Applying Deep Learning to LiDAR Part 4: Detection

All of the previous parts of this series have talked about the challenges in training a CNN to detect geological features in LiDAR.  This time I will talk about actually running the CNN against the test area and my thoughts on how it went.


I was surprised at how small the actual network was.  The xCeption model that I used ended up only being around 84 megabytes.  Admittedly this was only three classes and not a lot of samples, but I had expected it to be larger.

Next, the test image was a 32-bit single band LiDAR GeoTIFF that was around 350 gigabytes.  This might not sound like much, but when you are scanning it for features, believe me it is quite large.

First off, due to the size of the image, and that I had to use a sliding window scan, I knew that the processing time would be long to run detections.  I did some quick tests on subsections and realized that I would have to break up the image and run detection in chunks.  This was before I had put a water cooler on my Tesla P40, and since I wanted to sleep at night, just letting it run to completion was out of the question.  Sleep was not the only concern I had.  I live south of the capital of the world’s last superpower, yet at the time we lost power any time it got windy or rained.  The small chunks meant that if I lost power, I would not lose everything and could just restart it on the interrupted part.

I decided to break the image up into an 8×8 grid.  This provided a size where each tile could be processed in two to three hours.  I also had to generate strips that covered the edges of the tiles to try to capture features that might span two tiles.  I had no idea how small spatially a feature could be, so I picked a 200×200 minimum pixel size for the sliding window algorithm.  This still meant that each tile would have several thousand potential areas to run detections against.  In the end it took several weeks worth of processing to finish up the entire dataset (keeping in mind that I did not run things at night since it would be hard to sleep with a jet engine next to you).

How well did it work?  Well, that’s the interesting part.  I’m not a geomorphologist so I had to rely on the client to examine it.  But here’s an example of how it looks via QGIS:

Sample of LiDAR detections.

As you can see, it tends to see a lot of areas as floodplain alluvium.  After consulting with the subject matter experts, there are a few things that stand out.

  1. The larger areas are not as useful as the smaller ones.  As I had no idea of a useful scale, I did not have any limitations to the size of the bounding areas to check.  However, it appears the smaller boxes actually do follow alluvium patterns.  The output detections need to be filtered to only keep the smaller areas.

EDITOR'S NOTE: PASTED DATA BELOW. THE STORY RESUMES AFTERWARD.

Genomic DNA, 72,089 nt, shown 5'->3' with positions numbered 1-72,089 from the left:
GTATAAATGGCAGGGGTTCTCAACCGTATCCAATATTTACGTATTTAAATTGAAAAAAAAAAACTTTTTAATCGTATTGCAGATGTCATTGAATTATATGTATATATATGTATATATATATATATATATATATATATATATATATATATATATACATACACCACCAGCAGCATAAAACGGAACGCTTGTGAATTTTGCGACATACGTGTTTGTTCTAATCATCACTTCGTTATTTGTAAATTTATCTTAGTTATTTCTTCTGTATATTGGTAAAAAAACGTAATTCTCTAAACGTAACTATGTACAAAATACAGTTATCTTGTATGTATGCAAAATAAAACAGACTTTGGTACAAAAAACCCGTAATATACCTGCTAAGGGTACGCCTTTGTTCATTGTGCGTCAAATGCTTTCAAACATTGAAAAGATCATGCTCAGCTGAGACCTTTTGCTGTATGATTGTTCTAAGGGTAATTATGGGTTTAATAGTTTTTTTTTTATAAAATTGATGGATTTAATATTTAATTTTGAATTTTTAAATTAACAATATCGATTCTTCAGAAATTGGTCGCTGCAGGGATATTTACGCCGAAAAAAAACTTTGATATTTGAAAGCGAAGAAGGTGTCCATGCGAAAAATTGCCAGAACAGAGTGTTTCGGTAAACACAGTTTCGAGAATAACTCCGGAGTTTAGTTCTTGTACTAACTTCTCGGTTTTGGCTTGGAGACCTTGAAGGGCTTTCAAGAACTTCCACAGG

2. It might be possible to run a clustering algorithm against the smaller areas to better come up with larger areas that are correctly in the class.

Closing thoughts and future work

While mostly successful, as I have had time to look back, I think there are different or better ways to approach this problem.

The first is to train on the actual LiDAR points versus a rasterization of them.  Instead of going all the way to rasterization, I think keeping the points that represent ground level as inputs to training might be a better way to go.  This way I could alleviate the issues with computer vision libraries and potentially have a simpler workflow.  I am curious if geographic features might be easier for a neural network to detect if given the raw points versus a converted raster layer.

If I stay with a rasterized version, I think if I did it again I would try one of the YOLO-class models.  These models are state-of-the-art and I think may work better in scanning large areas for smaller scale features as it does its own segmentation and detection.  The only downside to this is I am not entirely sure YOLO’s segmentation would identify areas better than selective search due to the type of input data.

I think it would also be useful to revisit some of the computer vision algorithms.  I believe selective search could be extended to work with higher numbers of bits per sample.  Some of the other related algorithms could likely be extended.  This would help in general with remotely sensed data as it usually contains higher numbers of bits per sample.

While there are a lot of segmentation models out there, I am curious how well any of them would work with this type of data.  Many of them have the same limitations as OpenCV does and cannot handle 32-bits per sample imagery.  These algorithms typically images where objects “stand out” against the background.  LiDAR in this case is much different than the types of sample data that such images were trained on.  For example, here is a sample of OpenCV’s selective search run against a small section of the test data.  The code of course has to convert the data to 8-bits/sample and convert it to a RGB image before running. Note that this was around 300 meg in size and took over an hour to run on my 16 core Ryzen CPU.

You can see that selective search seems to have trouble with this type of LiDAR as there are not anything such as house lots that could be detected. The detections are a bit all over the place.

Well that’s it for now.  I think my next post will be about another thing I’ve been messing with: applying image saliency algorithms to LiDAR just to see if they’d pull anything out.